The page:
4. January Stewart

    I hope they change their minds and choose to have it hung on the wall outside the children’s library, even though it wraps arounds. It’s so beautiful in person. It should be where people can see it!

  5. Jayne Mauborgne

    I am one of the furious. How utterly ridiculous that with the amount of money and time spent they cannot find a place for the River of Names. What is wrong with this? It should have been seen as sacrosanct right from the start and the expansion should have been planned around it, not as an afterthought. Jayne Mauborgne

  6. Jonathan McClure

    Rivers bend and so should we all

    • Jamie Walsh

      This “river” is a mural and was never intended to bend. More thoughtful consideration should have been taken throughout the entire process. This mural represents an important part of the history of the people who made up the fabric of our community Up until 1997. Without many of them…there would be no amazing resource that is the envy of many other communities.

  7. Just bad policy. I’ve sat on a number of nonprofit boards over the years, and, one thing I’ve learned is that it’s much easier to get new donations from previous donors than new donations from new donors.

    Aside from a fairly obtuse response from the library, common sense would tell you to honor the “heritage” of the library. I wouldn’t want to lose the support of the names on the original installation.

    Or, perhaps, Westport, has become so transitory that heritage no longer matters?

  8. Sandie Cole

    Again.,,hang it in the library. If you want also digitize it.

  9. Rivers do bend, so, why not have it wrap around the wall that was designed for it? I hope the originators of the concept will ‘come around to the bend’. Our family has one small tile, but I enjoyed seeing it there. No way would I look it up on a monitor. If a majority of the hundreds of original donors are in favor of the new location, which involves rehanging the actual tile wall, the three who objected should reconsider. I hope they do.

    • Joyce Bottone

      Totally agree. Rivers do bend…It’s important for those families who have donated and to future generations to admire this towns heritage. And I hope a bench is placed there as well. My family donated to the river walk years ago, and unfortunately, the brinks didn’t weather our seasons, but this beautiful wall should be proudly hung within the library for all see and admire … and ponder its fate!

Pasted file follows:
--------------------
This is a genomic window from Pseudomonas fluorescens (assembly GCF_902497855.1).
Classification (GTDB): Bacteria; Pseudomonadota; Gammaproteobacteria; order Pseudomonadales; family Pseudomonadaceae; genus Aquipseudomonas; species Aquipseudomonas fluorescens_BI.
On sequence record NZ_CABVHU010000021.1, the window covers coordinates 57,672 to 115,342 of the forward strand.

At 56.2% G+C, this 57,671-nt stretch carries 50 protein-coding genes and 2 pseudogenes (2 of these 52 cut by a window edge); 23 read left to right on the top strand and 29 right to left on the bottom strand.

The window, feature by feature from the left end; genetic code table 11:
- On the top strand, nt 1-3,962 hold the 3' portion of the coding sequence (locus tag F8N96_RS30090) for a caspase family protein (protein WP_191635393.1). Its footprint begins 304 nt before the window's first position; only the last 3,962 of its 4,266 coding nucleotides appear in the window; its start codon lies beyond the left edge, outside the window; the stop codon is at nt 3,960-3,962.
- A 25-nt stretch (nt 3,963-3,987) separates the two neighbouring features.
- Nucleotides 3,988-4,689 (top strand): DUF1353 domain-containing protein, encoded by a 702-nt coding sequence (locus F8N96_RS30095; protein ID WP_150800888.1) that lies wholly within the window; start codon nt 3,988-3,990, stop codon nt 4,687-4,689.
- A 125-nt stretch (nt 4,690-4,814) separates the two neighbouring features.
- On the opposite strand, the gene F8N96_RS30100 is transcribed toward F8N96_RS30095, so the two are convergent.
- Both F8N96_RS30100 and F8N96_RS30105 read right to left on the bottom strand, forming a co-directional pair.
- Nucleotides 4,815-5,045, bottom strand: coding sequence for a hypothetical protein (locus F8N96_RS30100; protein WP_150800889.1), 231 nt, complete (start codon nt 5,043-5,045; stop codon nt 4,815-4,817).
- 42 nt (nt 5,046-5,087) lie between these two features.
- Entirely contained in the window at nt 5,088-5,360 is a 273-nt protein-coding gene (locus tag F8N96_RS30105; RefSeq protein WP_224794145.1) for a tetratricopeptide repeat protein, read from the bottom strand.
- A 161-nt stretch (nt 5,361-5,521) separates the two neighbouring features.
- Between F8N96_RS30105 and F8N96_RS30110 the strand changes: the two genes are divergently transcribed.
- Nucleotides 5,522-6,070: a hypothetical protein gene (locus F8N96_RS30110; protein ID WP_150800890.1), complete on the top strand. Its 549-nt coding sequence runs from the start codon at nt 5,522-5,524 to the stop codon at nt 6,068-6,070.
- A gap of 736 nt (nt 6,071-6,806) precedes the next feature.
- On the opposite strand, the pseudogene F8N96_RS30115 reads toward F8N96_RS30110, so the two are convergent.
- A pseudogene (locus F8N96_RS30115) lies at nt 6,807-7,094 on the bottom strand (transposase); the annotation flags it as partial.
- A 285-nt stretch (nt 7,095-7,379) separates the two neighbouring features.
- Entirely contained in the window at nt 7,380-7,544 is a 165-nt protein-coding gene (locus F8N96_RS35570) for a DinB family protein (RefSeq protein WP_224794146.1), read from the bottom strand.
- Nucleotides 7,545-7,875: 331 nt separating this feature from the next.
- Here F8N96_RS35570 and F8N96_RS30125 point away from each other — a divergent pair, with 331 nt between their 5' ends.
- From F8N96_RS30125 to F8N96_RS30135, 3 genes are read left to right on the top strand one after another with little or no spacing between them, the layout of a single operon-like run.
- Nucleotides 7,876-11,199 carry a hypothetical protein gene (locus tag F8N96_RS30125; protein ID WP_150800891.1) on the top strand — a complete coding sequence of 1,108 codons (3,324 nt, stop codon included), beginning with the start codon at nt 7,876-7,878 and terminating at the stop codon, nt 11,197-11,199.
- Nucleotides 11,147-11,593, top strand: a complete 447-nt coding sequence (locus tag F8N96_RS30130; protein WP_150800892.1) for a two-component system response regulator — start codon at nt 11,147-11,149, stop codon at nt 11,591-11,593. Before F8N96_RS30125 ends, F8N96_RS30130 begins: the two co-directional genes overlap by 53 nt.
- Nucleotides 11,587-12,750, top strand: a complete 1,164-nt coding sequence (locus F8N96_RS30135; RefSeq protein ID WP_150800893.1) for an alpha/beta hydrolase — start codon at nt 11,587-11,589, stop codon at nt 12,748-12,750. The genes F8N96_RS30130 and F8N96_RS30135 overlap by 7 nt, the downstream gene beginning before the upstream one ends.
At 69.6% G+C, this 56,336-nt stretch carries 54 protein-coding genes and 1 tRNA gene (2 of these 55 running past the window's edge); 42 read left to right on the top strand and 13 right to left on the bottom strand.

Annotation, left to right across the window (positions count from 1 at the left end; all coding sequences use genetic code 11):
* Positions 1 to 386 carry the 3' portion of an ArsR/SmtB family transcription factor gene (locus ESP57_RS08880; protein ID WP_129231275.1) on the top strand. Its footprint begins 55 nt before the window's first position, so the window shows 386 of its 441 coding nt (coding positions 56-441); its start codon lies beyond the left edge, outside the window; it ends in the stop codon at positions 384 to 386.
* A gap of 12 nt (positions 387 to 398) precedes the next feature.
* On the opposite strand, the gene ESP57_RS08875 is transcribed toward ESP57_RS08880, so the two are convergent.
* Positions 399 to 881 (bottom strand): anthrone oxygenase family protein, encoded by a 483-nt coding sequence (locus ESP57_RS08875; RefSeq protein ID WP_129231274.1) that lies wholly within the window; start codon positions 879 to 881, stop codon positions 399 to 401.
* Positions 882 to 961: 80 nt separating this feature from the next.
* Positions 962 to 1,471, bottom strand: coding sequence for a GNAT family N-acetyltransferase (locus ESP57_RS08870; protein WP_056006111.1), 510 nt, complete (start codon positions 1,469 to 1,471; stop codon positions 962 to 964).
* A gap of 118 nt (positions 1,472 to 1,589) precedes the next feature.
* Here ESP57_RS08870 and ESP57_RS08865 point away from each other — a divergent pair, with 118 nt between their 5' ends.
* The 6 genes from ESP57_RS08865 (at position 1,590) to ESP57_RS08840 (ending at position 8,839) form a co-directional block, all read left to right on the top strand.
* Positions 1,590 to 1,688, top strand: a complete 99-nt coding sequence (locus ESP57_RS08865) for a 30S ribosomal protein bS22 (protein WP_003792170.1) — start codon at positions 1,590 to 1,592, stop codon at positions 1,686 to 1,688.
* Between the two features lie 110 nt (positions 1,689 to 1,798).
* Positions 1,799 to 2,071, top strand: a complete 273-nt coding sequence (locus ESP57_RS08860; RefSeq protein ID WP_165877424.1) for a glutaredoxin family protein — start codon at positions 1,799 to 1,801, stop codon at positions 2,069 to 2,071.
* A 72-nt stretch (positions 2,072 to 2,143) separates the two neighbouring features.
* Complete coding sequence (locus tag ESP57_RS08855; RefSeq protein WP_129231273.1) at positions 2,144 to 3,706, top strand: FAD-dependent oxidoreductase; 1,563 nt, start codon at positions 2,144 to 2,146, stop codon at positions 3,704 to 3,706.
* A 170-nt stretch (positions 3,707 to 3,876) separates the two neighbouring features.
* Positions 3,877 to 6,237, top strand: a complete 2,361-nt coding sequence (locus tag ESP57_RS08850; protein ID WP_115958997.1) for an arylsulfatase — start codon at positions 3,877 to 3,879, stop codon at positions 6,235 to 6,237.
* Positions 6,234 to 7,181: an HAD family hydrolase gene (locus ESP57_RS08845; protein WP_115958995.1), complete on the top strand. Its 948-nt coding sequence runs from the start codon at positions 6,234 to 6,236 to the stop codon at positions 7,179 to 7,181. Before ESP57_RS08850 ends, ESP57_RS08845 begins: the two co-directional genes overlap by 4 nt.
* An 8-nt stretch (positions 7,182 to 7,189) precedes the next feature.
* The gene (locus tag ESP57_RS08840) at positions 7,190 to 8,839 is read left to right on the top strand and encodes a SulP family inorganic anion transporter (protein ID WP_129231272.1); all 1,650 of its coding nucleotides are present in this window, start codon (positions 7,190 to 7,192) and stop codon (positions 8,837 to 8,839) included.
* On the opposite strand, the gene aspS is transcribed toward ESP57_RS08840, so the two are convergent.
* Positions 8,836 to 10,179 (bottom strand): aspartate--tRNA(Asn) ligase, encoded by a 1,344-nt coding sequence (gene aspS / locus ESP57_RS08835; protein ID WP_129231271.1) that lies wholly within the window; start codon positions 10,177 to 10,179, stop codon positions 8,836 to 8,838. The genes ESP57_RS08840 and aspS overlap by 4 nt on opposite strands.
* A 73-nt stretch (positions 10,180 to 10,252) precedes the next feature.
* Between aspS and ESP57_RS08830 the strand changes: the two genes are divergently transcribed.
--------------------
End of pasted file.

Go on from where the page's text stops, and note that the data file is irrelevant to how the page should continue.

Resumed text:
10. Carmine Picarello

    The gift that keeps on giving. “Dear Abby, A dearly loved relative recently made a gift of his prized Arabian Stallion. It’s a beautiful animal and so impressive. My problem is I live in a small apartment in a crowded city. It’s costing me thousands of dollars per month. I can’t afford to house it, let alone feed it. What can I do without offending my relative? Signed; “Overburdened””

  11. Rick Leonard

    Well put, Jonathan McClure! I’ve always enjoyed the mural and its ability to take us all back in time locally. I think the wrap around the corner is fine, it provides a nice pause in the viewing experience. Situating River of Names in a well-lit, high-traffic and accessible spot at the new library is a huge improvement from its former out-of-the-way location downstairs.

  12. Arline Gertzoff

    As a longtime Westporter I feel strongly it needs to be hung at the library So it goes around a corner the more fun to explore it.
    If all else fails hang it in Town Hall.Digital is fine for a document but not the tiles .
    It needs to be hung for all to enjoy.

  13. Mitch Thompson

    Just looking for clarification on one thing……it was built as a one piece structure and is being stored as a single piece, but it could be broken down into essentially two halves?

    Too bad that the logistics weren’t properly discussed and definitively worked out during the planning of the new building, rather than now.
    The ball was dropped on that……….

  14. Fred Cantor

    Very glad to hear the wall is intact.

  15. David Feliciano

    We visit Rome, Salzburg, Budapest and Pest, even St. Petersburg (no collusion) and London to view our common past. Even small towns have fascinating Antiqities. Not so in America, we pave over paradise to make a Parking Lot…

    In so large a structure is the no place for a little reality for the fine Westportians who made a difference in making a dream real? In my first few days in Wesport I labored on an improved playground at Combo Beach with folks of all color, creeds, sex, social status, in cutting and shaping Trex boards into all sorts of creative shapes. I instructed a young lady in the use of a router. She far exceeded my abilities, saying that her husband would not let her use “his power tools” I humbly let her do the more intricate of the cuts.

    The names on the picket fences made me proud that my neighbors had given generously for the common good without tax to the Town! It is an honor to serve and work and A little preservation of history and service can serve as inspiration to many, especially without having to turn on a computer. Reality trumps the virtual.

    And finally Thank you Dorthy Curran, it was an inspired vision worth preserving and displayed. Kudos to Dan Woog for alerting of things done in darkness.